While the stroke rate continues to slide in people 55 and older, the opposite is occurring among younger adults starting in their mid-to-late 30s, according to new research.
Actor Luke Perry, who is 52, died Monday, four days after suffering a “massive stroke” and taken to a Los Angeles hospital, his spokesperson stated. Mr. Perry’s sudden death comes as the stroke rate among adults younger than 55 is inexplicably on the rise.
The new data is worrisome to the medical community and physician peer groups, which have strongly promoted the treatment and prevention of stroke’s underlying risk factors, such as high blood pressure, high cholesterol and diabetes.
Unfortunately, many younger adults don’t seem to be heeding the warnings associated with strokes, which represent the 5th leading cause of death in the United States.
Video by Alcyene C. de Almeida Rodrigues
An ischemic stroke, the most common type, occurs as a result of an obstruction within a blood vessel supplying blood to the brain. It accounts for nearly 90 percent of all stroke cases and can potentially be treated with tPA, the clot-busting drug, if treated promptly. Far fewer strokes are hemorrhagic, caused when a weakened blood vessel ruptures. Delays in treating strokes can lead to death or severe debilitation.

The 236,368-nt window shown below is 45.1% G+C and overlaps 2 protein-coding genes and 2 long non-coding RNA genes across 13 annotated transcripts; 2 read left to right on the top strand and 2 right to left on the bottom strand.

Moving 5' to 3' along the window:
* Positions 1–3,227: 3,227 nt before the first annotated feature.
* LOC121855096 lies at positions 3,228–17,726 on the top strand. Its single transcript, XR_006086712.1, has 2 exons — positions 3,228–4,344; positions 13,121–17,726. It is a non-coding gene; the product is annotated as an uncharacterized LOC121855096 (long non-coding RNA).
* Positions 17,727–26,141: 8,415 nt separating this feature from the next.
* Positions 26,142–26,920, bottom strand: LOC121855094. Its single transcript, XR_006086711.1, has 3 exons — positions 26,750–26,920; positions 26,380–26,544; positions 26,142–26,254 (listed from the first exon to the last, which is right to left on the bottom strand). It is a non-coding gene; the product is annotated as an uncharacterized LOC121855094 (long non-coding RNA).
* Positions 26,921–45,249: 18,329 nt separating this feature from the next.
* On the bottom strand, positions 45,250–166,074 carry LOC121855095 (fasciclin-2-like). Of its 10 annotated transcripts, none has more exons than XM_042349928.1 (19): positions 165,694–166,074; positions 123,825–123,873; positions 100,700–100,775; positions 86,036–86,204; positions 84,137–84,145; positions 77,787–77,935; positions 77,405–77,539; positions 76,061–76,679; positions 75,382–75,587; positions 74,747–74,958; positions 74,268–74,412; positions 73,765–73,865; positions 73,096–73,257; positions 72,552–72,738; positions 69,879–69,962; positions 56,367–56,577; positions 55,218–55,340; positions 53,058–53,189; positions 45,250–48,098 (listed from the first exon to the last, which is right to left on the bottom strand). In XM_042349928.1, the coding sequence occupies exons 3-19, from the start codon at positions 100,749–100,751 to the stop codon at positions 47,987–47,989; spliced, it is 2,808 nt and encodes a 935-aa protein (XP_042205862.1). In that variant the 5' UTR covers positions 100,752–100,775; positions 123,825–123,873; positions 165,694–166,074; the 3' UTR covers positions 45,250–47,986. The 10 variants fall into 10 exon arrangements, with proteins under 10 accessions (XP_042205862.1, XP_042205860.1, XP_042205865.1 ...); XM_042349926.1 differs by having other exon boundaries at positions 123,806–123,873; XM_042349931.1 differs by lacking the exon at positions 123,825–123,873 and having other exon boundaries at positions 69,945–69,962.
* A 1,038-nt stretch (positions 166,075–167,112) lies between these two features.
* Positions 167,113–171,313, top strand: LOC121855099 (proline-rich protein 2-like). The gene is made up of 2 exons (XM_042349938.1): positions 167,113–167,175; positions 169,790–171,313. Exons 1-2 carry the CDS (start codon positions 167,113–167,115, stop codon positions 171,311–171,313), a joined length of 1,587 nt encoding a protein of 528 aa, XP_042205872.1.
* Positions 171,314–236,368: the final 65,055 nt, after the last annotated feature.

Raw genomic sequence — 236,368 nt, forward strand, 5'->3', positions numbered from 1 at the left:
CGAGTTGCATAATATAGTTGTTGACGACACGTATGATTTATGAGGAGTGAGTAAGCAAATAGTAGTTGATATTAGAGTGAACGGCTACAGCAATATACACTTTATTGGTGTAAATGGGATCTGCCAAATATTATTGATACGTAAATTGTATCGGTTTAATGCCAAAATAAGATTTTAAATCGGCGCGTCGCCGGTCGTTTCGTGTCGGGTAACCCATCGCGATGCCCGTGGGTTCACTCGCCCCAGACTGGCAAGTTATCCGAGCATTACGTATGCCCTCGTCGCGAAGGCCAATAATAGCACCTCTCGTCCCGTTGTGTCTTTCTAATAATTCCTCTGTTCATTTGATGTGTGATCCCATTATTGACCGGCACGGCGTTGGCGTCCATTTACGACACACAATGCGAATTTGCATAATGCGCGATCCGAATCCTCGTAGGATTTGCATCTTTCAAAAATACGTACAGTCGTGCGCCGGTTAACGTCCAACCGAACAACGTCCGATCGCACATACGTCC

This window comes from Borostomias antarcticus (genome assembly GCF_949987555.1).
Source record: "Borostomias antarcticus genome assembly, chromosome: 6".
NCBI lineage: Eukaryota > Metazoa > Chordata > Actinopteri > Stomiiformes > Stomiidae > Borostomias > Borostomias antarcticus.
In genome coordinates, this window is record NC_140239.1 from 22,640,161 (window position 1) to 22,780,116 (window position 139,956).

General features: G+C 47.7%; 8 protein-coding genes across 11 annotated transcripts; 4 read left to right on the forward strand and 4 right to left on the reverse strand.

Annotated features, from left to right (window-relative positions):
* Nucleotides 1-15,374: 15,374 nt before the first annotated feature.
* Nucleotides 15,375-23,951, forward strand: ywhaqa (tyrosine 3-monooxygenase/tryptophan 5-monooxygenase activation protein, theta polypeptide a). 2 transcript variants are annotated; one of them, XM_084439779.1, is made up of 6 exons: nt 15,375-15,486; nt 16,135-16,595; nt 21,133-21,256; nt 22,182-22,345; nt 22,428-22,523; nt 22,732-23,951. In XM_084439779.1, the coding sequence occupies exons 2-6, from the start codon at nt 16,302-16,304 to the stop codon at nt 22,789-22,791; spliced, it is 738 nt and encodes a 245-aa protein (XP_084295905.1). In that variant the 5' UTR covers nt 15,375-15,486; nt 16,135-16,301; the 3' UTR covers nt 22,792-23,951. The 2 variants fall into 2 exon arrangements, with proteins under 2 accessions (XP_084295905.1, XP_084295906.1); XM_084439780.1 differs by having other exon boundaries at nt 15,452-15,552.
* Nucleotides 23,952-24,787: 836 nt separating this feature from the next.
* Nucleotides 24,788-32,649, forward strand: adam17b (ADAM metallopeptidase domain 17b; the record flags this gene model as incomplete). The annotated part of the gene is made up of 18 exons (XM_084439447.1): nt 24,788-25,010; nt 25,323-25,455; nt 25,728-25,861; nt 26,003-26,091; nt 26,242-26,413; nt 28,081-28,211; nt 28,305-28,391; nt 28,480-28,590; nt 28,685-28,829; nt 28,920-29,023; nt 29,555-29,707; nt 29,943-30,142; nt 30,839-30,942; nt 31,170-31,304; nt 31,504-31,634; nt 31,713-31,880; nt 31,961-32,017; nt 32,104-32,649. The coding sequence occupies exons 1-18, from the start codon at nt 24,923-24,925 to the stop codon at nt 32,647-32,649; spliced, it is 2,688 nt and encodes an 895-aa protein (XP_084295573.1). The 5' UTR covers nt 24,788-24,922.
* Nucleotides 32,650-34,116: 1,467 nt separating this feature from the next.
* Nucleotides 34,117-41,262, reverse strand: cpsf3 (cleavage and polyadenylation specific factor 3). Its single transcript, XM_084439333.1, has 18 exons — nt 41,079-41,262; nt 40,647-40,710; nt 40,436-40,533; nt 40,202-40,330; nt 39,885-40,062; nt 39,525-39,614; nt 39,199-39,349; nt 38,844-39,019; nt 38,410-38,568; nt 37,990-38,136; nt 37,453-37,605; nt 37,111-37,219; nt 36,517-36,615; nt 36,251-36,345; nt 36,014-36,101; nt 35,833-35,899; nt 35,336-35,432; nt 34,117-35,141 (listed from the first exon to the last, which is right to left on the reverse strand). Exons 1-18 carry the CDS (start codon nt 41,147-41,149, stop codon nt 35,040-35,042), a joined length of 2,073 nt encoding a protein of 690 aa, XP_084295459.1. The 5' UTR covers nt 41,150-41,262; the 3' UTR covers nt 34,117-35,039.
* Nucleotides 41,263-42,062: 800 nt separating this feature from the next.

“There are reports that people 35 to 55 are having more strokes and it’s unclear exactly why that is,” says Felipe De Los Rios, M.D. , Medical Director, Stroke Program at Baptist Health Neuroscience Center . “But what we do know is that diseases we normally see in older people are happening at younger ages. We see more obesity, diabetes and high blood pressure.”
Studies have confirmed that lifestyle habits of adults in their 20s, 30s and 40s, including smoking, poor nutrition and alcohol consumption, will have a major impact on their health when they reach their 60s and beyond, says Dr. Rios.
The latest report on strokes and young people was published by the American Heart Association . The study examined a unique database that includes almost all hospitalizations for heart disease and stroke in New Jersey.
Between 1995-1999 and 2010-2014, researchers found the rate of strokes:
- more than doubled (a 2.47-fold increase) in people 35 to 39 years old;
- doubled in people aged 40 to 44;
- increased to a lesser extent in people 45 to 54 years old;
- declined in older age groups; and
- was in sharp contrast to heart attack rates, which decreased in all age groups.
Overall, stroke rates have been declining for decades, an improvement the U.S. Centers for Disease Control and Prevention (CDC) has attributed to reductions in smoking, high blood pressure and high cholesterol. But the New Jersey study is the latest one to raise concerns that younger generations may lead the beginning of a trend reversal. The growing obesity rate is one example cited by researchers as a factor. Moreover, diabetes has been on an upswing over the last 40 years. And while the overall smoking rate has decline considerably since the 1960s, the nicotine habit is higher among younger adults.
“We see more obesity, diabetes and high blood pressure,” says Dr. Rios. “Part of the problem is that younger people tend not to go to the doctor because they are feeling well.”
Watch the video now as Dr. Rios provides more details on this troubling trend of increasing stroke rates in younger adults.